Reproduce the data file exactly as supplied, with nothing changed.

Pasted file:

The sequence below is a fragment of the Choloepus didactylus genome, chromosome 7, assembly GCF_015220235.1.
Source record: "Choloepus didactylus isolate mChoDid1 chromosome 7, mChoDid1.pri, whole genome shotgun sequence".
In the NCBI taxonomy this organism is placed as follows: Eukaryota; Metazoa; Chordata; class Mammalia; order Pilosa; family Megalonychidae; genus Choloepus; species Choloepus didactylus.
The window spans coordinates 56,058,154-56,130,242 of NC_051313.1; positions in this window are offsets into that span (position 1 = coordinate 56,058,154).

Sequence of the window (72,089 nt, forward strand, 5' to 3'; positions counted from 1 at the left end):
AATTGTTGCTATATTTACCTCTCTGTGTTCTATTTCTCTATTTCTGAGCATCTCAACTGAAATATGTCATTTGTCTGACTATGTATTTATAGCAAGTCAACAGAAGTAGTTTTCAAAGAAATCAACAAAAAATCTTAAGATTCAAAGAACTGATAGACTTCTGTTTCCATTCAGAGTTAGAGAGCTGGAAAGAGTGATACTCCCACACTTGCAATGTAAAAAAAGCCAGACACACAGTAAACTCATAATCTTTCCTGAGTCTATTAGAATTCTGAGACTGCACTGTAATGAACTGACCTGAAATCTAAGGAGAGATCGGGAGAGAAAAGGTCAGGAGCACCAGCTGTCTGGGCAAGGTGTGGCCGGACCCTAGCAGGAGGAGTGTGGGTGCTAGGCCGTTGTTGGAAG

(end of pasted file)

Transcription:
The sequence below is a fragment of the Choloepus didactylus genome, chromosome 7, assembly GCF_015220235.1.
Source record: "Choloepus didactylus isolate mChoDid1 chromosome 7, mChoDid1.pri, whole genome shotgun sequence".
In the NCBI taxonomy this organism is placed as follows: Eukaryota; Metazoa; Chordata; class Mammalia; order Pilosa; family Megalonychidae; genus Choloepus; species Choloepus didactylus.
The window spans coordinates 56,058,154-56,130,242 of NC_051313.1; positions in this window are offsets into that span (position 1 = coordinate 56,058,154).

Sequence of the window (72,089 nt, forward strand, 5' to 3'; positions counted from 1 at the left end):
AATTGTTGCTATATTTACCTCTCTGTGTTCTATTTCTCTATTTCTGAGCATCTCAACTGAAATATGTCATTTGTCTGACTATGTATTTATAGCAAGTCAACAGAAGTAGTTTTCAAAGAAATCAACAAAAAATCTTAAGATTCAAAGAACTGATAGACTTCTGTTTCCATTCAGAGTTAGAGAGCTGGAAAGAGTGATACTCCCACACTTGCAATGTAAAAAAAGCCAGACACACAGTAAACTCATAATCTTTCCTGAGTCTATTAGAATTCTGAGACTGCACTGTAATGAACTGACCTGAAATCTAAGGAGAGATCGGGAGAGAAAAGGTCAGGAGCACCAGCTGTCTGGGCAAGGTGTGGCCGGACCCTAGCAGGAGGAGTGTGGGTGCTAGGCCGTTGTTGGAAG